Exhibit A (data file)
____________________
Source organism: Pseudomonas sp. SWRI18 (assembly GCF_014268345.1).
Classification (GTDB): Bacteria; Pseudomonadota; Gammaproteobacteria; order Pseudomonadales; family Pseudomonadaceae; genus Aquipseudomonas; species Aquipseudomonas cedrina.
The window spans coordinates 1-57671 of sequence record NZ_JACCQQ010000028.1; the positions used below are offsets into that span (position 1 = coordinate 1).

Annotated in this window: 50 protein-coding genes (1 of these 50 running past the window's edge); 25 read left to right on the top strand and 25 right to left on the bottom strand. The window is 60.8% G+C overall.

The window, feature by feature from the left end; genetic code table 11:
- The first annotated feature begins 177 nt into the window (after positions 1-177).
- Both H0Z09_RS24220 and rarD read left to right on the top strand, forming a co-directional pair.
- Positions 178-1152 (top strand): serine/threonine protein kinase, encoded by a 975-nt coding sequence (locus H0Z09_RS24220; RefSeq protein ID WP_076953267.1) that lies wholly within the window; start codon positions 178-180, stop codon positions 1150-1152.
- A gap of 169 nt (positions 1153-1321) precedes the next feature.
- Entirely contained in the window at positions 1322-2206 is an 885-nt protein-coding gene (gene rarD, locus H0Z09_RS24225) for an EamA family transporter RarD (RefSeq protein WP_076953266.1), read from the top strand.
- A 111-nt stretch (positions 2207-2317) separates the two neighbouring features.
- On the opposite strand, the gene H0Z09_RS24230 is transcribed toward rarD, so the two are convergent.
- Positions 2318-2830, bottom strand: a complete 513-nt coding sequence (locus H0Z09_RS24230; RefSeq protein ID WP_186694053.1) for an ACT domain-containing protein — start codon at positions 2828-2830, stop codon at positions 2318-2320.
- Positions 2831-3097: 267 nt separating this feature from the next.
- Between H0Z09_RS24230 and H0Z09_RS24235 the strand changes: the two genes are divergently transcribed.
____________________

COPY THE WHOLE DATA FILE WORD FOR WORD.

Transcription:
Source organism: Pseudomonas sp. SWRI18 (assembly GCF_014268345.1).
Classification (GTDB): Bacteria; Pseudomonadota; Gammaproteobacteria; order Pseudomonadales; family Pseudomonadaceae; genus Aquipseudomonas; species Aquipseudomonas cedrina.
The window spans coordinates 1-57671 of sequence record NZ_JACCQQ010000028.1; the positions used below are offsets into that span (position 1 = coordinate 1).

Annotated in this window: 50 protein-coding genes (1 of these 50 running past the window's edge); 25 read left to right on the top strand and 25 right to left on the bottom strand. The window is 60.8% G+C overall.

The window, feature by feature from the left end; genetic code table 11:
- The first annotated feature begins 177 nt into the window (after positions 1-177).
- Both H0Z09_RS24220 and rarD read left to right on the top strand, forming a co-directional pair.
- Positions 178-1152 (top strand): serine/threonine protein kinase, encoded by a 975-nt coding sequence (locus H0Z09_RS24220; RefSeq protein ID WP_076953267.1) that lies wholly within the window; start codon positions 178-180, stop codon positions 1150-1152.
- A gap of 169 nt (positions 1153-1321) precedes the next feature.
- Entirely contained in the window at positions 1322-2206 is an 885-nt protein-coding gene (gene rarD, locus H0Z09_RS24225) for an EamA family transporter RarD (RefSeq protein WP_076953266.1), read from the top strand.
- A 111-nt stretch (positions 2207-2317) separates the two neighbouring features.
- On the opposite strand, the gene H0Z09_RS24230 is transcribed toward rarD, so the two are convergent.
- Positions 2318-2830, bottom strand: a complete 513-nt coding sequence (locus H0Z09_RS24230; RefSeq protein ID WP_186694053.1) for an ACT domain-containing protein — start codon at positions 2828-2830, stop codon at positions 2318-2320.
- Positions 2831-3097: 267 nt separating this feature from the next.
- Between H0Z09_RS24230 and H0Z09_RS24235 the strand changes: the two genes are divergently transcribed.